We typically call this relationship between the tax take and changes in rates the Laffer Curve. But, as I’ve written here, calling it ‘the’ Laffer Curve is a misnomer because there isn’t only one Laffer Curve – there are different curves for different taxes, at different times and in different economies. And the shape of the curve is affected by a huge number of variables including, in particular, how easy it is to avoid tax.
Back in March 2012, George Osborne announced that he would reverse Labour’s decision to increase the top rate of tax to 50% with effect from 6 April 2013. At the same time as making that announcement HMRC released a paper called ‘The Exchequer Effect of the 50 per cent additional rate of income tax.’ That paper is the only public study of which I am aware into the effects of increasing or decreasing the top rate of income tax in the UK. It concluded that cutting the rate from 50% to 45% would cost around £100m per annum.
However, there is no room for doubt but that cutting the top rate from 45% to 40% would be considerable more expensive.
First, our inclination to alter our behaviour as tax rates change is dynamic. The lower the top rate, the weaker the incentive to change behaviour to avoid it. You can tell this is so because otherwise, by cutting rates to zero, we would raise more than the £163bn we presently receive in income tax. Plainly this is not so. So a cut to a lower top rate (45% to 40%) will cost more money than a cut to a higher one (50% to 45%) – even where exactly the same people are affected.
Second, the Coalition had marked success in tackling personal tax avoidance. One of the arguments as to why cutting rates will not lead to a reduction in tax receipts is that the incentive to avoid tax will weaken. But if it is already extremely difficult for high earners to avoid tax, it cannot sensibly be argued that diminished incentive will have a marked effect.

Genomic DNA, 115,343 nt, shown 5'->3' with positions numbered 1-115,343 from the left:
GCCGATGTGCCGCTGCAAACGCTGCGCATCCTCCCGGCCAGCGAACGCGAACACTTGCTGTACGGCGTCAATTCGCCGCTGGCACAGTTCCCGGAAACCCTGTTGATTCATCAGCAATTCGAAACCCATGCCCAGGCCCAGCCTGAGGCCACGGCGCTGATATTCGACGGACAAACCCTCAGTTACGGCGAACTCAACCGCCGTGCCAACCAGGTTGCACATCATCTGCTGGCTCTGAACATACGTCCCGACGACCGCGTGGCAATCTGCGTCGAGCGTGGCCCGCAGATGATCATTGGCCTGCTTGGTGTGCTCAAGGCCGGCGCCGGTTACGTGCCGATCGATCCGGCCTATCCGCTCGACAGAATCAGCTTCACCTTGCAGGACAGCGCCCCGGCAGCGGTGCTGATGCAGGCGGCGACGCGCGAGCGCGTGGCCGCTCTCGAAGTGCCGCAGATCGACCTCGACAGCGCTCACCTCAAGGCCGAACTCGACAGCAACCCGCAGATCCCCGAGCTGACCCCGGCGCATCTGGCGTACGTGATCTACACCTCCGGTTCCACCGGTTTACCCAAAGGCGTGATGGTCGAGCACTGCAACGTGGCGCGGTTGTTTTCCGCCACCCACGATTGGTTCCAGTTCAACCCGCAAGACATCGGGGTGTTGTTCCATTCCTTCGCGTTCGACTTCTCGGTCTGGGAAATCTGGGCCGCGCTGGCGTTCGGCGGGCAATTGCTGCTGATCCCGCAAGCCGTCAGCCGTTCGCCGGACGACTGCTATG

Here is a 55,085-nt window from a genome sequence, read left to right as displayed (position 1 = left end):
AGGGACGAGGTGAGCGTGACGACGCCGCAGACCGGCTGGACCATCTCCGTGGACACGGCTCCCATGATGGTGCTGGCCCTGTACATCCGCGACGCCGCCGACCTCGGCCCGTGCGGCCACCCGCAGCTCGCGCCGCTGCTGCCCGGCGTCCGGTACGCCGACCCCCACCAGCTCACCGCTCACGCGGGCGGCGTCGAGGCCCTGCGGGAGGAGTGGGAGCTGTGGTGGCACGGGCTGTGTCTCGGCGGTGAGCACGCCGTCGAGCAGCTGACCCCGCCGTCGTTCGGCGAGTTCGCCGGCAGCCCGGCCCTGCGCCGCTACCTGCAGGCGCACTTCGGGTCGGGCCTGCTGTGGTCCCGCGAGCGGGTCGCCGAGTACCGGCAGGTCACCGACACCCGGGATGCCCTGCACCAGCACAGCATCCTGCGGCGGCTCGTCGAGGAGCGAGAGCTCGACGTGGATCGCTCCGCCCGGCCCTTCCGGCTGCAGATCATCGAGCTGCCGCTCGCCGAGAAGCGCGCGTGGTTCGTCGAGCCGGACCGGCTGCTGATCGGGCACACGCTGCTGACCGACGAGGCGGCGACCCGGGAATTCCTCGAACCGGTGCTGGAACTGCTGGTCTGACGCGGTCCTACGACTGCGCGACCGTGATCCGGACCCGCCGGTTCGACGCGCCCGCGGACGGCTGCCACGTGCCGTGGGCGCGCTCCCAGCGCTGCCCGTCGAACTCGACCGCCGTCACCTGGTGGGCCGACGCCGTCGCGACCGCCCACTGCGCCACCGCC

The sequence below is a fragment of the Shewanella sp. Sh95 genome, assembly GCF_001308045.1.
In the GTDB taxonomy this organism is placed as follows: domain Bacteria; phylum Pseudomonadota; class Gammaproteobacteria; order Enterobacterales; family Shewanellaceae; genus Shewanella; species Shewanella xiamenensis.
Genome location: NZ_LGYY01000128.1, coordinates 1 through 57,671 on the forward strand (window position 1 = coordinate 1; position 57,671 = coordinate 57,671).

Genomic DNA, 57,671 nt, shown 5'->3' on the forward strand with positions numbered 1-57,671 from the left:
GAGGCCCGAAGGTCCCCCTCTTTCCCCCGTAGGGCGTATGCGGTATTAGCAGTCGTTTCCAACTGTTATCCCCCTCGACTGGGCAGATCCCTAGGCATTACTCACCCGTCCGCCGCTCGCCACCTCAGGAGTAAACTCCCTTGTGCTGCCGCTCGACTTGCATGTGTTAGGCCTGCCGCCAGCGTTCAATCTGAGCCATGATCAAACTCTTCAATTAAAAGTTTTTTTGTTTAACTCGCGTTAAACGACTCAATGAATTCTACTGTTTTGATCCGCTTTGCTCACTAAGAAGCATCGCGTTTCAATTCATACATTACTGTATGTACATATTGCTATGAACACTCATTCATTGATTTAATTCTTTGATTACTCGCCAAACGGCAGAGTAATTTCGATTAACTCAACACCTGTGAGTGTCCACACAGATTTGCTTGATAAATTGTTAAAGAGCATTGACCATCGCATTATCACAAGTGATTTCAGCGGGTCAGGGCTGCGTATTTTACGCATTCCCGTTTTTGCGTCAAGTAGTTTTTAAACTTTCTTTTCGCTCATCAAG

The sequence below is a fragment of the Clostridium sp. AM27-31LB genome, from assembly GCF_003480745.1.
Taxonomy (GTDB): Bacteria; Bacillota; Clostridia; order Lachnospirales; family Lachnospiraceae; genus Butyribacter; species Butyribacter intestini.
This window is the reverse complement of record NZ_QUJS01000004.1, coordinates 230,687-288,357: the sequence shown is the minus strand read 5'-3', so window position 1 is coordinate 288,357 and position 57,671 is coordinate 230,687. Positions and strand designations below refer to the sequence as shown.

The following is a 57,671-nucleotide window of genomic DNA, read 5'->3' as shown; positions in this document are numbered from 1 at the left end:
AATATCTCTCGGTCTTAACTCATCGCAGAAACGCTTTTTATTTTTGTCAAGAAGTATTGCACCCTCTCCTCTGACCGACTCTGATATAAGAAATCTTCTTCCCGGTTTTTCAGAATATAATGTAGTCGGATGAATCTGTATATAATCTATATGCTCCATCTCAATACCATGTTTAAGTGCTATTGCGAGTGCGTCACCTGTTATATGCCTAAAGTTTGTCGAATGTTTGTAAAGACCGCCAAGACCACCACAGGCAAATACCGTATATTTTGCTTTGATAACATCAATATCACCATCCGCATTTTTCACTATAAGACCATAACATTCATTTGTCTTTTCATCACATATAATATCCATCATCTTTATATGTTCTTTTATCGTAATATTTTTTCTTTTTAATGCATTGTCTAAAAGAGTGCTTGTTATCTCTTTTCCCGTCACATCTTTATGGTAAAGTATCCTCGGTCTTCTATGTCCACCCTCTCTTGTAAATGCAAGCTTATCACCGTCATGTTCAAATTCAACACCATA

Third, pay growth in the top percentile of earners – roughly equivalent to those who pay income tax – is strong as this HMRC chart shows:
The number of those earning above £150,000 is projected to grow by 6.5% from 2014-15 to 2015-16 alone. And the aggregate taxable earnings of that group will grow by over 6% (both calculations from data here). As more income becomes subject to that top rate of tax the cost of cutting it increases.
Writing in the Telegraph last week Fraser Nelson said this:
The top rate of tax is, today, 45p but it was 40p throughout the Labour years. And for good reason: it was the optimal rate, taking the most from the highest-paid. If Osborne were to restore the 40p rate, he’d squeeze far more tax from rich and again demonstrate Conservatism in action.
Now, this is heroic asserting by Fraser. But, if you have regard to the actual evidence, there isn’t room for serious doubt about the effects.
Cutting the top rate of tax will deliver to the top 0.5% of earners a tax cut worth £3.3bn. And it will cost the Exchequer very considerable sums of money. My opinion is that these sums are more likely to be counted in the billions rather than hundreds of millions per annum.Follow @jolyonmaugham